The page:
Skip navigation.
Home | About Us | Contact Us
Rick Scott, Governor
Florida Department of Corrections, Secretary Michael D. Crews

Florida Department of Corrections
Timothy H. Cannon, Interim Secretary


Press Release
August 19, 2010
For More Information
Contact: Public Affairs Office
(850) 488-0420

Dogs trained to track fleeing suspects also used to save lives in the community

Every prison escape movie worth its salt has a scene of fugitives crashing through the underbrush, looking over their shoulders in desperation as a pack of baying bloodhounds close in on them, just out of sight.

Bloodhounds have been used to track escapees for as long as folks can remember and even though prison breaks don’t occur as often (the last prison break in Florida was back in 2006) the 37 K-9 teams fielded by the Florida Department of Corrections still have plenty of work (about 2 calls a day statewide) chasing down fleeing suspects, and helping out in other emergencies too.

Corrections Sgt. Charlie Price has been on the K - 9 team at Jackson Correctional Institution in North Florida for 12 years, and has been the team supervisor for five of those years. He has been on many chases but at the top of his memory list is the case of a one-and-a-half year-old girl he and his favorite hound Sassie were called out to find a few years ago.

“Her dad was taking her on a walk, pulling her in a wagon,” Price said. “They were out in the woods in a pretty isolated area, but they saw a kitten cross their path and the little girl wanted to catch it.

“Her dad said he would find it and left her alone in the wagon. Well, I guess he had a time trying to catch that kitten and when he came back, the wagon was tipped over and the little girl was gone.

“Now the dad did what any dad would do. He went out into the woods to find her, but couldn’t. Then he called in his family and neighbors and before long there must have been 20 people trampling around out there looking for the little girl. They even got a helicopter up looking for her, and that’s about the time Sassie and I got called in.

“By that time the entire area was contaminated. We had the little girl’s blanket and a sippy bottle for Sassie to catch her scent, but the entire scene around was filled with too many scents of other people.

“So we went out to the perimeter and started cutting a big circle, trying to catch her scent, and then we found a little shoeprint in sand around an ant pile and then we were on her trail. It wasn’t too long after they spotted her from the helicopter.

“It was such a relief to find that little girl. I remember that case more than I do a lot of the others,” he said.

At eight-and-a-half years, Sassie is now semi-retired but Price says the dog has a proud record of 50 felony apprehensions.

Price said that his institution’s kennel of bloodhounds are exercised and trained daily. “We don’t use punishment to train them, it’s all about rewards.”

“It’s the dog that does all the work. It’s our job to stay in shape so we can keep up with them.

“And, as I learned early on,” he said, “they are not always successful. So much depends on the weather, the temperature and the barometric pressure, and how old the trail is. If it’s a day old trail and the weather conditions aren’t right, it will definitely be harder to follow the trail,” he said.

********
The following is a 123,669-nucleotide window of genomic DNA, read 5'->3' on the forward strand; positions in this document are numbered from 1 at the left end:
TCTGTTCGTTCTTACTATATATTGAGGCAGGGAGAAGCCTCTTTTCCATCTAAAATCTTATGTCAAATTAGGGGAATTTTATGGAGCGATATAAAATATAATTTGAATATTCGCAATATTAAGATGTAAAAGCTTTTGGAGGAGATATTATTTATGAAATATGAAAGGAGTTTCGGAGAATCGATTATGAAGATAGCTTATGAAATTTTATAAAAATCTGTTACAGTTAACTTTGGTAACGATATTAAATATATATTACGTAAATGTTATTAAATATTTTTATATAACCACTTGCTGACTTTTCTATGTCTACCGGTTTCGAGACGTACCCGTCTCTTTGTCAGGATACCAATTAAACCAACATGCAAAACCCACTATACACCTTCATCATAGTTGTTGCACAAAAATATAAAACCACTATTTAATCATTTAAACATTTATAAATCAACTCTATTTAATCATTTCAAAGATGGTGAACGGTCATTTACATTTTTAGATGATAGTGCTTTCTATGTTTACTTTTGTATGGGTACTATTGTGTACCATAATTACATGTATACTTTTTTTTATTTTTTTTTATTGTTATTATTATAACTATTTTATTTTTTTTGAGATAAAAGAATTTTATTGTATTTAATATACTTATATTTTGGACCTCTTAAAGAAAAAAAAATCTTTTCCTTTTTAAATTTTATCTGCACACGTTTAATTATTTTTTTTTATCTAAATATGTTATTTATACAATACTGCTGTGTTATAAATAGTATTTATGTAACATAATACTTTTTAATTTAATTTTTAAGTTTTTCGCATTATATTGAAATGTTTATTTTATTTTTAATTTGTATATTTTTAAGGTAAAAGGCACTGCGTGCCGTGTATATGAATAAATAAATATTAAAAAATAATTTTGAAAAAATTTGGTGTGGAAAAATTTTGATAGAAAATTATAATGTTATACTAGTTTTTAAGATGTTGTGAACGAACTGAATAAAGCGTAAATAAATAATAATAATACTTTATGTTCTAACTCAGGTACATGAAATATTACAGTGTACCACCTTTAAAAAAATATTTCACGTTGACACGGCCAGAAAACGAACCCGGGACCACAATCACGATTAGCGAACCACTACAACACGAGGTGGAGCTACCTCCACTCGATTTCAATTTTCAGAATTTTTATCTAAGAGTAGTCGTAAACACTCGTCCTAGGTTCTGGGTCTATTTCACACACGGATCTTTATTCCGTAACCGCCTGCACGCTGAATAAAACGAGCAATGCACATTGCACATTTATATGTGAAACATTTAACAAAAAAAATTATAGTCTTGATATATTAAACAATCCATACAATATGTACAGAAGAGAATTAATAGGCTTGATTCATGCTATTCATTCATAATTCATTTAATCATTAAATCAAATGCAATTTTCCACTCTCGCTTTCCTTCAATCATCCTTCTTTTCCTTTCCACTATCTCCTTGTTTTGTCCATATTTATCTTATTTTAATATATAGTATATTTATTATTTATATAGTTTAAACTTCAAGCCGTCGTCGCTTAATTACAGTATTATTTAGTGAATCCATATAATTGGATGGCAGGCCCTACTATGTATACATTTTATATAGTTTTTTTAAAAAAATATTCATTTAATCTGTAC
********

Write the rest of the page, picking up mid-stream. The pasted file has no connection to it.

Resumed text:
Florida’s institutional canine tracking teams are located at prisons around the state, on call at all hours to assist sheriff’s offices, police departments, the Florida Highway Patrol and others.

Statewide this year, Florida Department of Corrections officials say the bloodhounds and their handlers have handled over 611 calls.

Those officials say a typical call might be like the one on August 11 when the Holmes County Sheriff’s Office called in the K-9 team from Holmes Correctional Institution to track a man who was fleeing through the woods.

 The man had been sitting on the porch of a house where 25 marijuana plants were growing in the front yard ; they had been spotted by a National Guard helicopter team tasked with locating such plants. As the helicopter hovered, the man took off into the woods.

The Holmes Correctional K-9 team  mobilized quickly and was able to track the man through the woods ,catching up with him five miles from the residence.

Interspersed among such callouts are more humanitarian calls for aid, like one recently in which tracking teams from two correctional institutions were brought in to find a wandering Alzheimer's patient in Alachua County.

A family member of the 89-year-old man contacted the Alachua County Sheriff's Office to report that the man had walked away from his home located on a 30-acre tract spotted with ponds, swamp lands and alligators.

Bloodhounds from Baker Correctional Institution in Olustee and the Reception and Medical Center in Baker launched an almost immediate search for the man.

It took the bloodhounds only 45 minutes to find the confused man in a swampy area, and after he was checked over by an ambulance crew , he was returned to his family, uninjured.

Experienced trackers say their dogs are perfect for finding lost or runaway children and  adults with dementia because unlike security dogs that are trained to take down and savage suspects, the tracking dogs are delighted to find those they track, tending to overwhelm their ‘targets’ with snuffling, howls, jumps and lots of licking.

Bloodhound Sadie leads Florida Department of Corrections K-9 Sergeant Charlie Price and Correctional Officers Jarrod Barfield and Craig Alexander on a practice chase on the grounds of Jackson Correctional Institution. Sgt.Charlie Price with Sadie

Bloodhound Sadie leads Florida Department of Corrections K-9 Sergeant Charlie Price and Correctional Officers Jarrod Barfield and Craig Alexander on a practice chase on the grounds of Jackson Correctional Institution.

Sgt.Charlie Price with Sadie